But I think the other thing that's kind of interesting is that one thing that really hurt the analog or the dial-up modems is the bundling of the modem into the PC. One issue there, is that it was so obvious there what to bundle, obviously it was going to be a 56k dial-up modem.

With cable modem and DSL, you actually have a fragmentation in terms of: What does somebody want? You can't tell.

In other words, there are people that can't get either cable or DSL, there are people that can only get cable modems, there are people who can only get DSL, there are people who can only afford an analog modem.

So there's actually a fragmentation of choices, as far as the Internet access. And what that will tend to do is drive the expensive solutions like cable modems and DSL out of the PC in terms of a bundled offering. It'll be in a configure-to-order situation like a Dell, but it will not so much tend to be bundled into a PC that you'll walk into a store and buy.

ZDII: So you don't think something like PCs from eMachines (Nasdaq: EEEE) will have DSL modems?

Manning: If it's in the store? I'm not saying they won't have any, but what I'm saying now is, if you walk into Best Buy (NYSE: BBY) now, pretty much 100 percent of the computers in there have a modem. And what I'm saying is, I think if you go into Best Buy two or three or four years from now, you will not find that 100 percent or even close to 100 percent have "cable modem or DSL." There may be high end offerings like "Compaq's DSL PC" or whatever, but I don't think it's gong to be as bundled, and we see that as really good for Zoom, because it drives the share of the market away from that and toward basically our market, which is basically, more of the aftermarket.

ZDII: I see the point of a lot of what you're saying, and yet when you look at the numbers Zoom has been producing, sales went down in ྜྷ and ྞ, and went up just a little bit in 1999. How do you accelerate that growth with the strategy you have in mind?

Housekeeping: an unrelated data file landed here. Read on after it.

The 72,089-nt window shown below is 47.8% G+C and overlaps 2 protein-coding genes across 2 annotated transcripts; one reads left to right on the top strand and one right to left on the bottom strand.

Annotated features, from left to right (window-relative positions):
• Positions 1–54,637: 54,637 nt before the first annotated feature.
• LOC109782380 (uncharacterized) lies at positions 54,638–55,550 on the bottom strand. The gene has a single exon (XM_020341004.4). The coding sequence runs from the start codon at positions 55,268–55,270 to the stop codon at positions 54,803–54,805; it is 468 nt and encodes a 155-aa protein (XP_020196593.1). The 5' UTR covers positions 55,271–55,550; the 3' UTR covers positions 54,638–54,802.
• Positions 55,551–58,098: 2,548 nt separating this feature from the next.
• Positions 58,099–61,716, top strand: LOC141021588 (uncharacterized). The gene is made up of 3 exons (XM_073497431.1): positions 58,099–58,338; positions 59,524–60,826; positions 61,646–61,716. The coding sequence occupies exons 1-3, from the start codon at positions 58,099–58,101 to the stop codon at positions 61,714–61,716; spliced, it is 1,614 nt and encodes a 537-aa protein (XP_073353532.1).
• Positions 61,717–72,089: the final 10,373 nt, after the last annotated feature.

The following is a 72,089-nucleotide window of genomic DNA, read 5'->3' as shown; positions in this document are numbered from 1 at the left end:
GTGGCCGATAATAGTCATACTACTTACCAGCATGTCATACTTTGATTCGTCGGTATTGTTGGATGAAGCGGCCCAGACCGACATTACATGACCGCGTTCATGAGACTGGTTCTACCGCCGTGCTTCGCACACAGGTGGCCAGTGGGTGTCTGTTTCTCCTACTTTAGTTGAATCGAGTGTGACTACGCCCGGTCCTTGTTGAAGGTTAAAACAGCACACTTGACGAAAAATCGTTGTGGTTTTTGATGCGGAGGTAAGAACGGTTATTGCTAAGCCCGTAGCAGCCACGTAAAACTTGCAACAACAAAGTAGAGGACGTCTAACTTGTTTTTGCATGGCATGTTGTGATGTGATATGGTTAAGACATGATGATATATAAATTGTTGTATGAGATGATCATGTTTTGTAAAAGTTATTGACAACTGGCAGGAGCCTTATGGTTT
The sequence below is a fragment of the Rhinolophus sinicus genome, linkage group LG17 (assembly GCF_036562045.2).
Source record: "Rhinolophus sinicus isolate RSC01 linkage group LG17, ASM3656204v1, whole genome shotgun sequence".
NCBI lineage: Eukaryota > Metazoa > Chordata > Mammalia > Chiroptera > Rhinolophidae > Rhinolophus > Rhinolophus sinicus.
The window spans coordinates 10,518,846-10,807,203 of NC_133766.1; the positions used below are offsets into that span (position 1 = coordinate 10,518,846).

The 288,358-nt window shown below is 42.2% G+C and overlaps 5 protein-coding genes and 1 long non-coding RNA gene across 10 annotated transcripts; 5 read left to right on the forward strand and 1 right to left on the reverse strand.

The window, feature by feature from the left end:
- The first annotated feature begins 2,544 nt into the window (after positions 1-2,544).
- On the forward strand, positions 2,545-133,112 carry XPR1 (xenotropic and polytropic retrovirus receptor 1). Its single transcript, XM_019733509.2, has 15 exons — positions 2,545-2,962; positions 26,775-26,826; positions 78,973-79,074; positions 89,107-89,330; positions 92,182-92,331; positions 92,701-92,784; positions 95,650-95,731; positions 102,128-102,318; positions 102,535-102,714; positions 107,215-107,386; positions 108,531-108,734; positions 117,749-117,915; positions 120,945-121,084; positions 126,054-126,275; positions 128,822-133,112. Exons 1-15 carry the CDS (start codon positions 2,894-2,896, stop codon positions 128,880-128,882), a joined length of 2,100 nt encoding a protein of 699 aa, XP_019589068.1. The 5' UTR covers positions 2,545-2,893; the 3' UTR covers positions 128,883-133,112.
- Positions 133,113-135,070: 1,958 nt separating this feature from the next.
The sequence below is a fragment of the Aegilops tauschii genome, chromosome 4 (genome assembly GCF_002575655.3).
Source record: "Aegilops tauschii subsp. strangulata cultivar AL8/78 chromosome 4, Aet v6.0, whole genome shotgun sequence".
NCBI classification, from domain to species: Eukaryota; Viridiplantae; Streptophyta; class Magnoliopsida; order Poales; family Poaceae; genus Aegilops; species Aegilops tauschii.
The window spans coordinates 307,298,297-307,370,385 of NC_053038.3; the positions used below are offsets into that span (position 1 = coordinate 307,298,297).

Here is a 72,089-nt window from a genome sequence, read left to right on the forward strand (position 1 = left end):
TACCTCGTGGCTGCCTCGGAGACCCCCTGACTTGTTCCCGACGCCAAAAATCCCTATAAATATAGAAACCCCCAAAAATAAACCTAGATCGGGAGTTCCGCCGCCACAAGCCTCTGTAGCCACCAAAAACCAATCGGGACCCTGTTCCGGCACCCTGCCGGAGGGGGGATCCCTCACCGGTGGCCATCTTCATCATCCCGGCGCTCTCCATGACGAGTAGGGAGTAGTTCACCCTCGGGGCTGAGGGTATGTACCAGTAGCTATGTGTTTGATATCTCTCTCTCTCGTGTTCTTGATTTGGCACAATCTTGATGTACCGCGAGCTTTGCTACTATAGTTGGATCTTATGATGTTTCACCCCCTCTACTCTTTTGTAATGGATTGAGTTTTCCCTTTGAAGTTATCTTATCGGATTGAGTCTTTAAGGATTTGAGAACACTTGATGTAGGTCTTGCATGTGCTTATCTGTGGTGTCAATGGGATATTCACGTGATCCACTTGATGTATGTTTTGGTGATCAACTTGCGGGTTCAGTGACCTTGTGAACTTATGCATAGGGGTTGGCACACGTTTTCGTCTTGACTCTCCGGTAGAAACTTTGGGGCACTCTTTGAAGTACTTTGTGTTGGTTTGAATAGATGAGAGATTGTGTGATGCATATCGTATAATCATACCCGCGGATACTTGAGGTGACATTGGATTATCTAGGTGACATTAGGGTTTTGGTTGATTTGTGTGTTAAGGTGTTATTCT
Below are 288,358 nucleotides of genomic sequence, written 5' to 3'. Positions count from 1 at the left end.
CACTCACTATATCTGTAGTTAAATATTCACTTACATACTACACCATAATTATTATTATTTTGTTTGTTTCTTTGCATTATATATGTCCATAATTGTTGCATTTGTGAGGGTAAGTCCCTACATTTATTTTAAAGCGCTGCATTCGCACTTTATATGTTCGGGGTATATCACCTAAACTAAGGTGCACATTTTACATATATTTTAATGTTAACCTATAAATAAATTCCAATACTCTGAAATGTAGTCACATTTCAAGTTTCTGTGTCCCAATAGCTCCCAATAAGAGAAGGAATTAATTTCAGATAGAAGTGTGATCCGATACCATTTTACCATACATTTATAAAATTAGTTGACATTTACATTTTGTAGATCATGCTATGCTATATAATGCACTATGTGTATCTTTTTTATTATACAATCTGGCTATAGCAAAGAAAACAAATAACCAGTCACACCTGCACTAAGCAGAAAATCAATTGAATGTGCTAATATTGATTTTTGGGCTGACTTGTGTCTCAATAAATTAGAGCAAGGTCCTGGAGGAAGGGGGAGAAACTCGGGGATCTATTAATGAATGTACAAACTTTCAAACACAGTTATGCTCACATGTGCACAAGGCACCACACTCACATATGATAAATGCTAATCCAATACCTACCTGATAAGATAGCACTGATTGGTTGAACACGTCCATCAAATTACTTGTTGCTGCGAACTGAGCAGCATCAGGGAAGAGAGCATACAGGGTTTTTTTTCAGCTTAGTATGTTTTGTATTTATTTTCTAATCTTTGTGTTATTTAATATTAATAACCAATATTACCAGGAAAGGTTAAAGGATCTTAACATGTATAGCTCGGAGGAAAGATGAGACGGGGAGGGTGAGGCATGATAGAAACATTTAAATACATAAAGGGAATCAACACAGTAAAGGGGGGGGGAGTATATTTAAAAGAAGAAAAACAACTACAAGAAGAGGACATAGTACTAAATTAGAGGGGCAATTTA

Manning: First of all, let me say that we are not counting on analog modems for growth. Even with some very positive developments that I'd like to mention in a minute, we see that as a flat-to-slightly-up kind of business for us. In other words, we're certainly not calling that an exciting, high growth market. (chuckles)

We think of it more as an important base from a lot of points of view. We see the growth really coming from broadband and wireless and other kinds of advanced networking products. So that's really the answer.

I don't at all want to convey we'd be super excited about our future if were just going to do 100 percent analog modems. That's far from what we intend to do.

On the other hand, what do I see that's positive about analog modems? I'll say, one is, 3Com's leaving them. (both laugh)

I think another thing is that the V.92 standard that will probably be set later this year is a positive, because I think that it will tend to get at least some percentage of the people who already have a 56k modem to get a new one.

ZDII: Why would V.92 convince them to upgrade over V.90?

Manning: Well, V.92 has more functionality. Which most people aren't -- I don't know if you're familiar with it all?

ZDII: I've read a few things about it, but I'm not deeply familiar with the details.